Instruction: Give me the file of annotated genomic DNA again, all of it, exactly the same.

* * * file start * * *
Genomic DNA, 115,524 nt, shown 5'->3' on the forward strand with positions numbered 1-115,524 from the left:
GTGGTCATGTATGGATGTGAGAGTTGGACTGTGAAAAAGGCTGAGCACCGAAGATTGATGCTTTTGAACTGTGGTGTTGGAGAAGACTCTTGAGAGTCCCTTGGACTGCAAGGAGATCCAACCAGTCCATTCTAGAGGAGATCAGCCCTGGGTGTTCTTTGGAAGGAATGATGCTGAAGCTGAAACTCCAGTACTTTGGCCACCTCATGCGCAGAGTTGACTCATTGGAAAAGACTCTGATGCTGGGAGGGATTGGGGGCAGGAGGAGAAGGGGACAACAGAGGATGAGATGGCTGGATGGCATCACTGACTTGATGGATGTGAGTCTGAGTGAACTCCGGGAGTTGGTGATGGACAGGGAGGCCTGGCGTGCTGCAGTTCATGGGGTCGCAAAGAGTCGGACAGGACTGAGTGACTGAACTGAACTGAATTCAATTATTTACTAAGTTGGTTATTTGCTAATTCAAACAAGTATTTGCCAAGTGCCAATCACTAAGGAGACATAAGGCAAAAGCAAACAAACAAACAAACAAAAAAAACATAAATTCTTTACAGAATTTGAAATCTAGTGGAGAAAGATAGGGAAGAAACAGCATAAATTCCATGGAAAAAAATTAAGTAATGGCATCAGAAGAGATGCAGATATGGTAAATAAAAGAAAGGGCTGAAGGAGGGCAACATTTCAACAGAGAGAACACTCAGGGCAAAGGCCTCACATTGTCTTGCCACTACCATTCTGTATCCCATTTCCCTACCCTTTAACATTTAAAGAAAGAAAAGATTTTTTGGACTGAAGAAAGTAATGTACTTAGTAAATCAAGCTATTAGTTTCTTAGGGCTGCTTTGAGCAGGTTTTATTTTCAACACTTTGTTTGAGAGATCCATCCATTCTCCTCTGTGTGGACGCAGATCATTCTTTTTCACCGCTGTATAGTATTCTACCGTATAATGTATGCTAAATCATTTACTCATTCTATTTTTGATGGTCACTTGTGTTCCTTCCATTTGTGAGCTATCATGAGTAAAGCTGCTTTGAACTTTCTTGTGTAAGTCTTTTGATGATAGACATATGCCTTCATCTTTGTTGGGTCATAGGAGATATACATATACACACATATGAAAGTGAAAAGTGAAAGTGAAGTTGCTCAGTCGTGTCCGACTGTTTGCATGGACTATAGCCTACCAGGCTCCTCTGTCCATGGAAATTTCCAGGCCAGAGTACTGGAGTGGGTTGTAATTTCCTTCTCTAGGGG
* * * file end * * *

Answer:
Genomic DNA, 115,524 nt, shown 5'->3' on the forward strand with positions numbered 1-115,524 from the left:
GTGGTCATGTATGGATGTGAGAGTTGGACTGTGAAAAAGGCTGAGCACCGAAGATTGATGCTTTTGAACTGTGGTGTTGGAGAAGACTCTTGAGAGTCCCTTGGACTGCAAGGAGATCCAACCAGTCCATTCTAGAGGAGATCAGCCCTGGGTGTTCTTTGGAAGGAATGATGCTGAAGCTGAAACTCCAGTACTTTGGCCACCTCATGCGCAGAGTTGACTCATTGGAAAAGACTCTGATGCTGGGAGGGATTGGGGGCAGGAGGAGAAGGGGACAACAGAGGATGAGATGGCTGGATGGCATCACTGACTTGATGGATGTGAGTCTGAGTGAACTCCGGGAGTTGGTGATGGACAGGGAGGCCTGGCGTGCTGCAGTTCATGGGGTCGCAAAGAGTCGGACAGGACTGAGTGACTGAACTGAACTGAATTCAATTATTTACTAAGTTGGTTATTTGCTAATTCAAACAAGTATTTGCCAAGTGCCAATCACTAAGGAGACATAAGGCAAAAGCAAACAAACAAACAAACAAAAAAAACATAAATTCTTTACAGAATTTGAAATCTAGTGGAGAAAGATAGGGAAGAAACAGCATAAATTCCATGGAAAAAAATTAAGTAATGGCATCAGAAGAGATGCAGATATGGTAAATAAAAGAAAGGGCTGAAGGAGGGCAACATTTCAACAGAGAGAACACTCAGGGCAAAGGCCTCACATTGTCTTGCCACTACCATTCTGTATCCCATTTCCCTACCCTTTAACATTTAAAGAAAGAAAAGATTTTTTGGACTGAAGAAAGTAATGTACTTAGTAAATCAAGCTATTAGTTTCTTAGGGCTGCTTTGAGCAGGTTTTATTTTCAACACTTTGTTTGAGAGATCCATCCATTCTCCTCTGTGTGGACGCAGATCATTCTTTTTCACCGCTGTATAGTATTCTACCGTATAATGTATGCTAAATCATTTACTCATTCTATTTTTGATGGTCACTTGTGTTCCTTCCATTTGTGAGCTATCATGAGTAAAGCTGCTTTGAACTTTCTTGTGTAAGTCTTTTGATGATAGACATATGCCTTCATCTTTGTTGGGTCATAGGAGATATACATATACACACATATGAAAGTGAAAAGTGAAAGTGAAGTTGCTCAGTCGTGTCCGACTGTTTGCATGGACTATAGCCTACCAGGCTCCTCTGTCCATGGAAATTTCCAGGCCAGAGTACTGGAGTGGGTTGTAATTTCCTTCTCTAGGGG